How did Rusty Greer become a prototype? Seems like every other OF prospect is compared to him these days. Seems pretty random to me. Can I start using Toaster writers as my prototypes, instead?

It’s driving me nuts, and I can’t put my finger on it: whose swing does Daric Barton remind me of? I want to say it’s kinda like a cross between Ted Williams and Jon Weisman, but that’s not quite it.

Doesn’t Jerry Blevins remind you of Bob Timmermann with a better fastball?

Isn’t disallowing Dallas Braden from using his screwball like not allowing Mark Donohue to write long paragraphs? You’re taking away his genius.

When is Philip going to fork over my hard-won Cesar Izturis bobblehead to me?

Is anybody out there interested in sharing some partial season tickets for next year? One of the people in my group is dropping out. Email me at catfish AT zombia.com if you have any interest.

Barton and the Crab-Man

If you look at the Athletics franchise career leaders in OPS and OPS+, you’ll find a bunch of Hall-of-Famers (Jimmie Foxx, Eddie Collins, Home Run Baker, Al Simmons, Mickey Cochrane, Reggie Jackson, Rickey Henderson), a few Hall-of-Juicers (Jose Canseco, Mark McGwire, Jason Giambi), a couple of classic baseball names (Matt Stairs, Gene Tenace), and…Bob Johnson.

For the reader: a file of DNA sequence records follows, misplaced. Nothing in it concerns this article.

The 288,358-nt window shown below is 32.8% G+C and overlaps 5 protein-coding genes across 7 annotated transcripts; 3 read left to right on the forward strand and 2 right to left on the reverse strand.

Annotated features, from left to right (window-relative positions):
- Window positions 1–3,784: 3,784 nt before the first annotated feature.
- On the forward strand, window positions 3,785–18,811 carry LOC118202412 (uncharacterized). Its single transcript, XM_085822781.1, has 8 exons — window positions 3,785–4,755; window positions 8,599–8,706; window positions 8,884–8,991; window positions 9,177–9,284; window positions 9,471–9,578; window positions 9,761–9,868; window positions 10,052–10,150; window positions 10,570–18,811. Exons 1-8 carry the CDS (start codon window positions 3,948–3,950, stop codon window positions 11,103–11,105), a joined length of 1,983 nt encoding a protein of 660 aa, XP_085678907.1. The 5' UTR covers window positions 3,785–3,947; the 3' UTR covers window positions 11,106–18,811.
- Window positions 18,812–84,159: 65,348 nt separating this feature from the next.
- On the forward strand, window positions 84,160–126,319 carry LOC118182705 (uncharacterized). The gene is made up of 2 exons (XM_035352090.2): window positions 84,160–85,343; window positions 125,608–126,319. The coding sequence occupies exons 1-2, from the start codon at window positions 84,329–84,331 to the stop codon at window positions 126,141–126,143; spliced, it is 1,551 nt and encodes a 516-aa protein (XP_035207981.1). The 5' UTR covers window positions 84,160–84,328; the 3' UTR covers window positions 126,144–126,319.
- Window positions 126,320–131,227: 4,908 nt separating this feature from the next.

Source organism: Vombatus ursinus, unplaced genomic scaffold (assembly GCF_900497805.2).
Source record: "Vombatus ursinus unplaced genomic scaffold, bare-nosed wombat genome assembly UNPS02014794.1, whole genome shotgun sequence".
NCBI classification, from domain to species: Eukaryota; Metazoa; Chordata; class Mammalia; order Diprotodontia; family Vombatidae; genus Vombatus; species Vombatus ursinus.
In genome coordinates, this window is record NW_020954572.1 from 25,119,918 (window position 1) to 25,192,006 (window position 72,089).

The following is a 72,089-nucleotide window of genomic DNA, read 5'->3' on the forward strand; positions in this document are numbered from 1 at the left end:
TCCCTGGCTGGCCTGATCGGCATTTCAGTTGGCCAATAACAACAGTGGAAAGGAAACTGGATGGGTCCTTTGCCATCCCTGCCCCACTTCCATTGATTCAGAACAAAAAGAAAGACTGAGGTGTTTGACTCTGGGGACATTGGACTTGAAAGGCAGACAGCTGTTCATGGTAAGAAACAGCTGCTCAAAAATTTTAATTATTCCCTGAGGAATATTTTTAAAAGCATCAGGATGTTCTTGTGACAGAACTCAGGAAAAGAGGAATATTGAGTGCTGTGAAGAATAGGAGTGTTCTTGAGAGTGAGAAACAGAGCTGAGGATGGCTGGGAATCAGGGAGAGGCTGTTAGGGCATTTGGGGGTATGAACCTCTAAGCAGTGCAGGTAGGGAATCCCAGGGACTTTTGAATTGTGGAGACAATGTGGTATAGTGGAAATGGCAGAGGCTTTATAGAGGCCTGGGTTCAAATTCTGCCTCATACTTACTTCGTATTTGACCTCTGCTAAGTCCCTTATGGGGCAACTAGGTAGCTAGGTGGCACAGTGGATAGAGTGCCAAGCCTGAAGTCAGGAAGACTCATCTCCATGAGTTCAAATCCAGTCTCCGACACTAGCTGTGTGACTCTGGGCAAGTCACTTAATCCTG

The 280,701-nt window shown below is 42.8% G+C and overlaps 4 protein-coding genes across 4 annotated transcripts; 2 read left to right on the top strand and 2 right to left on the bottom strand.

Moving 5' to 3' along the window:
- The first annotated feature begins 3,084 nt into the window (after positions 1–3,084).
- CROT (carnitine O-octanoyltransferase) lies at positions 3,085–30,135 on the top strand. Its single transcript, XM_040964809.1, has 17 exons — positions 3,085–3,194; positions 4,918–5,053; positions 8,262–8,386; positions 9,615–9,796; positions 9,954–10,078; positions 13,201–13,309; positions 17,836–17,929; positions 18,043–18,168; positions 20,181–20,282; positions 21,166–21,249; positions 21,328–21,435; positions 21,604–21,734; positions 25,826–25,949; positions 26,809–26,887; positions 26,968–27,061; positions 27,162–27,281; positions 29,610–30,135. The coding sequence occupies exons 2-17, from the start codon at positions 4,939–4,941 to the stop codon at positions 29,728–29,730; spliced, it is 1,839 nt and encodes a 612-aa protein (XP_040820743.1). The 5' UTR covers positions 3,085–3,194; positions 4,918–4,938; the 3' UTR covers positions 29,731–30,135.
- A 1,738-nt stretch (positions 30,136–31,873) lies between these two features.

Bob Johnson is largely forgotten in Athletics lore.  His name appears in the top ten of nearly every batting category in franchise history, so being forgotten hardly seems a fair fate.  He played 10 years with the A’s, averaging 25 homers and 104 RBI.  His career rate stats were .296/.393/.506.  So why is he forgotten?